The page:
For a while now I've been saying "Barring family and business travel, I'm not going anywhere else until I get to the Chalmette Battlefield."  It's the site of the Battle of New Orleans, and it's the most historically important site within easy driving distance, and for all these years I've been in the area, somehow I'd never quite made it there.  That was remedied today.  The Battlefield is a fairly simple place: a small museum, a 19th Century stone monument, a rebuilt plantation house, a medium-large field across which the British marched to their slaughter, and, most significantly, the remnants and reconstructed American fortifications along the trace of Rodriguez Canal.

Despite the relatively modest size of both the site and the battle, it's the single biggest event that solidified the United States' place on the world stage.  If you find yourself in the area, you owe it to yourself stop in and look.  It only takes an hour or so to completely tour the site, and it is very easy to get there from I-10.

On to a few pics, but first, one more link to the New Orleans page on the site.  They have better pics than I took today.

The American line, seen from the Mississippi Rive levee.  The shaggy, swampy strip of grass is the remnant of the Rodriguez Canal.  American forces were to the left of the canal, behind a (now nonexistent) mud embankment dug from the canal.

The start line for the British.  It's about 500 yards across the open field to reach the American fortifications.  The monument in the center is 100' high.

A tour riverboat arriving from the French Quarter.  The River's pretty been high lately.

Anyway, it's good to get this visit in.  Been meaning to get over there for a while.

Close Call, Non-Event, Cool Gif

Asteroid with its Own Moon Zips Past Earth Tonight: article at Space dot com

Perhaps the most unexpected thing we're finding about asteroids, KBOs, and pretty much anything smaller than a minor planet is that weird equatorial bulge.  They seem to be not so much the rocks we'd guessed, as gravel piles shaped by the conflict of gravity and centrifugal force.

Friday, May 24, 2019

Yaesu FTM-7250D Quick Start Programming

ps 6/27/20: There's now a similar quick start page for the FT-70DR here.

ps 4/5/20: Because this page is getting some attention lately with the covid-19 lock-downs, you may also be interested in this earlier post: The Quick & Dirty Guide to Getting a Ham License for Tech People  Also, there's a bunch more goodies on using chirp, programming FT-60s, etc at this more recent post.  And now, back to the original blog post on programming your FTM-7250D.

Taking a page (yes, literally, one page) from K9LCS's excellent one-pager on how to hand program a Yaesu FT-60 HT, it seems like a good time to document how to program Yaesu's somewhat larger FTM-7250D.  Here are the steps.  Remember "press" just means "press momentarily" while "press and hold" means hold for about a second.  OK, here we go:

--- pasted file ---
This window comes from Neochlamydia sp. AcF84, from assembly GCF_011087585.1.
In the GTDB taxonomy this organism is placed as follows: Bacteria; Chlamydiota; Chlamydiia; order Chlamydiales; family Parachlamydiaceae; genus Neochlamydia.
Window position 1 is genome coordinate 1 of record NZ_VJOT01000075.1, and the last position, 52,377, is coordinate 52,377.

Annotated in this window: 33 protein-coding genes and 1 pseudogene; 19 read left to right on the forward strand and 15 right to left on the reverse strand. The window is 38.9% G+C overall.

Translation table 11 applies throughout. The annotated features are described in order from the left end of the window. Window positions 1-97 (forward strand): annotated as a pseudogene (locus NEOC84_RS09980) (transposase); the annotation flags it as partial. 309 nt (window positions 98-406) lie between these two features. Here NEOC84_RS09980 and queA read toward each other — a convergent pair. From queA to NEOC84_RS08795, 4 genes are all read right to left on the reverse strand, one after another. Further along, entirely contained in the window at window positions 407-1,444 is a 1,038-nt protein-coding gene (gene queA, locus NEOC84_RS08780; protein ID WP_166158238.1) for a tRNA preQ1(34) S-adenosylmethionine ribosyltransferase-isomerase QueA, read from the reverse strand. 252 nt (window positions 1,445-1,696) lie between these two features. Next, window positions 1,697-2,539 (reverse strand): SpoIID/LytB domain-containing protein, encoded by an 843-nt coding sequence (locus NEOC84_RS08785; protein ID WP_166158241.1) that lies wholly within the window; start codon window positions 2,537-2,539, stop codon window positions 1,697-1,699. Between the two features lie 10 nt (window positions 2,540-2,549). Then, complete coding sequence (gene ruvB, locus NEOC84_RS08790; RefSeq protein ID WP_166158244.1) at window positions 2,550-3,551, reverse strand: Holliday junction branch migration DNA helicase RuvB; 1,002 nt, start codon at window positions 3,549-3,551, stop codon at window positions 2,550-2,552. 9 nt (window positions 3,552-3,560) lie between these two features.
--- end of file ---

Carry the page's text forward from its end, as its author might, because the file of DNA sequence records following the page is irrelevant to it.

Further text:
For FM Repeater Operations
1. Turn radio ON.
2. Press [V/M] key to go to VFO mode.
3. Use mic numeric keypad to enter desired frequency.
4. Press [Mode] key several times, to cycle around to FM.
5. Press and hold [MHz/Setup] to get into menus.
6. Dial to menu 44, SQL TYPE.
7. Press [MHz/Setup] to get to SQL TYPE sub-menu.
8. Use Dial Knob to pick the right squelch type.  OFF / TONE / TSQL are all useful possibilities on standard repeaters.
9. Press [MHz/Setup] to get up out of sub-menu and back to menus.
10. Dial to menu 47, TONE FREQ (if you're using CTCSS tones; if not skip to step 14).
11. Press [MHz/Setup] to get to TONE FREQ sub-menu.
12. Dial to the repeater's tone frequency.
13. Press [MHz/Setup] to get up out of sub-menu and back to menus.
14. Press and hold [MHz/Setup] to exit menus.
15. Press and hold [V/M] to initiate saving all the above into a memory slot. 
16. Dial to a memory slot you want to write this information into.  If the memory slot number is flashing, it's empty; if it's not flashing, it's in use, but it can be over-written.
17. Press [V/M] to save to that memory slot, and alphanumeric tag entry is automatically started (confirm with another press if over-writing; the radio display will ask).
18. Use Dial to scroll to letters; press [V/M] to save each letter and move to the next letter slot.  When you're done entering the alphanumeric tag...
19. Press and hold [V/M] to save the info and alphanumerics into that memory slot.  You'll be returned to VFO mode.
20. Press [V/M] to get to memory mode.  You should see the new alphanumeric tag and be all set.

Painless... especially when you have Auto Repeater Shift set.  (it's the as-shipped default)

Simplex channel programming is even easier.  With no CTCSS tones to bother with, it's a snap.  In fact, before programming simplex channels it's best to turn tones off.  See steps 5 thru 9 above.  But if you don't, or forget, or...  it really won't matter.

For FM Simplex Channel Operations
1. Turn radio ON.
2. Press [V/M] key to go to VFO mode.
3. Use mic numeric keypad to enter desired frequency.
4. Press [Mode] key several times, to cycle around to FM.
5. Press and hold [V/M] to initiate saving all the above into a memory slot.
6. Dial to a memory slot you want to write this information into.  If the memory slot number is flashing, it's empty; if it's not flashing, it's in use, but it can be over-written.
7. Press [V/M] to save to that memory slot, and alphanumeric tag entry is automatically started (confirm with another press if over-writing; the radio display will ask).  If you just want the frequency to show, skip to step 9.
8. Use Dial to scroll to letters; press [V/M] to save each letter and move to the next letter slot.  When you're done entering the alphanumeric tag...
9. Press and hold [V/M] to save the info and alphanumerics into that memory slot.  You'll be returned to VFO mode.